Martin Luther is the reformer credited with the start of the Protestant Reformation. Protestantism is associated with plainer worship, where the Word of God is paramount. Of all the reformers however, Luther had the most appreciation for music. Not only did Luther like and enjoy music, (he was a rather accomplished musician himself) he deliberately included music as part of the church service as a means for worship. He believed strongly in the ethical power of music and that through it one could glorify God and grow closer to Him. Music survived as an essential and integral part of Protestant worship as a means of glorifying God and connecting with him.
|"Luther hammers his 95 theses to the door" in Wittenberg, Germany|
John Calvin was less comfortable with music in religious services. He believed that individual prayer and worship was of extreme importance and that it far superseded that which happened on the outside. The idea that music should not hinder worship was essential for Calvin.
Calvin was also deeply concerned for the piety and religious devotion of parishioners, and considered that children could "teach adults simplicity, childlike devotion, and a sincere heart when singing, even though there might be problems with intonation and the like." He was responsible for adding children's choirs to worship music.
Calvinists and radical reformers considered anything that was not directly authorised by the Bible to be a novel and Catholic introduction to worship and should be rejected. All hymns that were not direct quotations from the Bible fell into this category. Martin Luther however took the view that hymns were important for teaching tenets of faith to worshippers. He was the author of many hymns including "Ein feste Burg ist unser Gott" ("A Mighty Fortress Is Our God"), which is sung today even by Catholics.
The Reformation in England took this even further. Isaac Watts is credited as having written the first English hymn which was not a direct paraphrase of Scripture and has been called "the father of English hymnody". Charles Wesley's hymns spread Methodist theology, not only within Methodism, but in most Protestant churches. He developed a new focus: expressing one's personal feelings in the relationship with God as well as the simple worship seen in older hymns.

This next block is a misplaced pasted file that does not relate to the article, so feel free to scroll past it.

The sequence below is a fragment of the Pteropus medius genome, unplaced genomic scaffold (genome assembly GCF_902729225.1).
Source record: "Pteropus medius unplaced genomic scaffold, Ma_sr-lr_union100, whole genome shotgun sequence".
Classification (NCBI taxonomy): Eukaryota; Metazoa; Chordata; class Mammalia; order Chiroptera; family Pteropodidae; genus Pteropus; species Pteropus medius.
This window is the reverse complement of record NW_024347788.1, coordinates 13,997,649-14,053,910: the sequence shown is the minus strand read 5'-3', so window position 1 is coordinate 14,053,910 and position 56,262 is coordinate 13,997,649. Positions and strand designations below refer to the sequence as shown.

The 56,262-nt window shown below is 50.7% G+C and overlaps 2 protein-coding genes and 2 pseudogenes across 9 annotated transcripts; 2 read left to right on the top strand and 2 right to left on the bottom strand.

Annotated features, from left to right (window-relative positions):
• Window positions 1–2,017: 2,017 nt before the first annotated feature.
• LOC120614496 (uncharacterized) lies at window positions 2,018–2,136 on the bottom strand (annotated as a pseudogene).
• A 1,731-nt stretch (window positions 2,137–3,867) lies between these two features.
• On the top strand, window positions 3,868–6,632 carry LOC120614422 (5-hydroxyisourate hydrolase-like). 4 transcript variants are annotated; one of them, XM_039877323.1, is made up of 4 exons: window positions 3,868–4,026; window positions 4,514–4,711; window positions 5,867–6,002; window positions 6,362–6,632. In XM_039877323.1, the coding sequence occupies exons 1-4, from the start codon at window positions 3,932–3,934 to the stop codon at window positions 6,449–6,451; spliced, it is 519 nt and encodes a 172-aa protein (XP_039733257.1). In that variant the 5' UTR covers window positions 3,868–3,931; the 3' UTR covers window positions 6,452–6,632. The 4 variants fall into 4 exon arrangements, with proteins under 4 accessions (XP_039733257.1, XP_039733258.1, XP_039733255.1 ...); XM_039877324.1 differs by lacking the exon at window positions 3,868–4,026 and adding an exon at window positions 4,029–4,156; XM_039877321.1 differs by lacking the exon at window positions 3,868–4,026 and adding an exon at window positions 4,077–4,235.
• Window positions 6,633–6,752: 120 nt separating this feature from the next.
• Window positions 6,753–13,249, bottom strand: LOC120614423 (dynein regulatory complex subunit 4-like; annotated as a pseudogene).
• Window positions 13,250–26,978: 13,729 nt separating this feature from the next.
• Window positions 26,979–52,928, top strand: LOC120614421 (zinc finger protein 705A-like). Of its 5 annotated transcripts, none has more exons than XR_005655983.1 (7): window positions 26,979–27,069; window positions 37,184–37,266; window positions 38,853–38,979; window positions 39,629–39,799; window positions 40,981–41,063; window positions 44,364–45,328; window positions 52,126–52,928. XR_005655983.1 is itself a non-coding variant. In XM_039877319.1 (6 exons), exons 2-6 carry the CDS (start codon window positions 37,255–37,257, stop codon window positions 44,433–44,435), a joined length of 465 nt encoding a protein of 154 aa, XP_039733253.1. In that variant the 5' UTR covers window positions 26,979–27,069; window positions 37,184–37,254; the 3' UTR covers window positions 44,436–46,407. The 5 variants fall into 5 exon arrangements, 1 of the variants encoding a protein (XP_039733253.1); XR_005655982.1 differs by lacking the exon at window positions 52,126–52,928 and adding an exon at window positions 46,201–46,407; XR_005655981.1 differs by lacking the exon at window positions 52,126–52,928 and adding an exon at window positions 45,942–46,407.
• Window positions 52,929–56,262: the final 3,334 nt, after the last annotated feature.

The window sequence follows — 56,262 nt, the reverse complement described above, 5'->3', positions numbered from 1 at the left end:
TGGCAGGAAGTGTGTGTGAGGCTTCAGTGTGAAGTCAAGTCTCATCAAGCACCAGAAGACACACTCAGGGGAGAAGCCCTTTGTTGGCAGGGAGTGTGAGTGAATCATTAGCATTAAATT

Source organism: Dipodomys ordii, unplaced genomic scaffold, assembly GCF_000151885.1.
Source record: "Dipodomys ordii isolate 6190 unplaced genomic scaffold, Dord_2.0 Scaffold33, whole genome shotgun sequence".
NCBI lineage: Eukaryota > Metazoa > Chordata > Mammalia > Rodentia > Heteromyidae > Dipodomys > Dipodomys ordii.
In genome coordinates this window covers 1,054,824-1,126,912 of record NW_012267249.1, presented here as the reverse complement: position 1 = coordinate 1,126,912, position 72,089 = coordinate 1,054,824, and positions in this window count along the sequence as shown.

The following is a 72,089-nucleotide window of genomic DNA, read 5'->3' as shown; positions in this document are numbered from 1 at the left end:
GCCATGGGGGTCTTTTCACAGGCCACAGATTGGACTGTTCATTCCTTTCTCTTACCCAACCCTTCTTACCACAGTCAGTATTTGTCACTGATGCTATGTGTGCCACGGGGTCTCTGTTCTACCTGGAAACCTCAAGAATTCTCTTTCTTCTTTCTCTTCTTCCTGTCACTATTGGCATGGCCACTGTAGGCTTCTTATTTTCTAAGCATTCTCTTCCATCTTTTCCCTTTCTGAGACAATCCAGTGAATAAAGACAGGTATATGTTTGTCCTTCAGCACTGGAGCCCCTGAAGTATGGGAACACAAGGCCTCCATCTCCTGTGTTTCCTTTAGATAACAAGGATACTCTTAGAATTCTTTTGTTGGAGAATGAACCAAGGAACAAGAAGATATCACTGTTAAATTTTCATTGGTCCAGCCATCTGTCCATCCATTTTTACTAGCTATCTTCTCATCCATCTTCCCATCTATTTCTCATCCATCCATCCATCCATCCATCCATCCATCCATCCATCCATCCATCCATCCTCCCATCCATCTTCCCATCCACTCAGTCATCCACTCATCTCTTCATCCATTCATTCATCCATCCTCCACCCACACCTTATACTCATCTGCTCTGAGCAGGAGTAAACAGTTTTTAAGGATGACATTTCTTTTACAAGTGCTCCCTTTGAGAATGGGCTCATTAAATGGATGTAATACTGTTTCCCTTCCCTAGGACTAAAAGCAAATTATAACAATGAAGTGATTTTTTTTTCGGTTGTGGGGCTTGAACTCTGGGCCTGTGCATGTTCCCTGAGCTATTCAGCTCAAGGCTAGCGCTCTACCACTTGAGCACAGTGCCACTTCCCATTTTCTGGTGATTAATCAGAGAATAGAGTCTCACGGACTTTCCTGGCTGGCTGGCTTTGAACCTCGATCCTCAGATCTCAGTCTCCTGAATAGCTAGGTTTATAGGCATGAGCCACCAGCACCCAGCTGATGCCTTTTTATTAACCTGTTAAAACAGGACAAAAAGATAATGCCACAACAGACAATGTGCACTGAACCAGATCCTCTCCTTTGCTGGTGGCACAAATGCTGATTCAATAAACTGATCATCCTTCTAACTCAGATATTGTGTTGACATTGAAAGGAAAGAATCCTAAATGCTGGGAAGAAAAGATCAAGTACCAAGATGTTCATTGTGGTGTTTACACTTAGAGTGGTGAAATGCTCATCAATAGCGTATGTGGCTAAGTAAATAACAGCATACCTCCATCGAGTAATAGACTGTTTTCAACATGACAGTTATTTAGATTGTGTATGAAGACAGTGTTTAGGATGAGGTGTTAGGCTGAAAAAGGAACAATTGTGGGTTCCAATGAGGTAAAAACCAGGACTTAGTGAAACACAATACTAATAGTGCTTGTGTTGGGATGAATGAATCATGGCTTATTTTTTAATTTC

A special effect was attained by Andrea Gabrieli (1532 or 1533-1585) and his nephew, Giovanni (mid 1550s–1612): They placed different choirs in separate choir lofts on either side of the second level of the cathedral of San Marco in Venice to produce an impressive stereophonic effect, also called antiphonal.
Oratorios are similar to operas in structure, the main differences being that oratorios are usually on a sacred subject in contrast to the usually secular subject of operas, and that oratorios are rarely staged, whereas operas usually are. Many musicologists believe the word oratorio dates back to the time when Giacomo Carissimi (1605-1674) composed sacred music in a style very similar to the then new operatic style of Monteverdi, et al., for sacred concerts he directed at the Oratorio del Santissimo Crocifisso in Rome. Oratorios are typically composed to educate the public about stories in the Bible and disseminate the word of God whilst offering the composer a platform for complex composition rarely permitted within religious worship after the Reformation.
The Protestant Reformation had a profound impact on the musical world; it changed the way music was used in the church, how music was used in the reformers' respective countries and how it influenced later composers, particularly J.S. Bach, and therefore almost every composer since...
Like Luther, Bach strongly emphasised the importance of Scripture in his music and this could be clearly seen in his cantatas, which were meant to facilitate the truth of scripture through music rather than music as art for itself. His music is revered for its technical command, artistic beauty, and intellectual depth but also for being in many respects the culmination of a process begun in Wittenberg in 1517.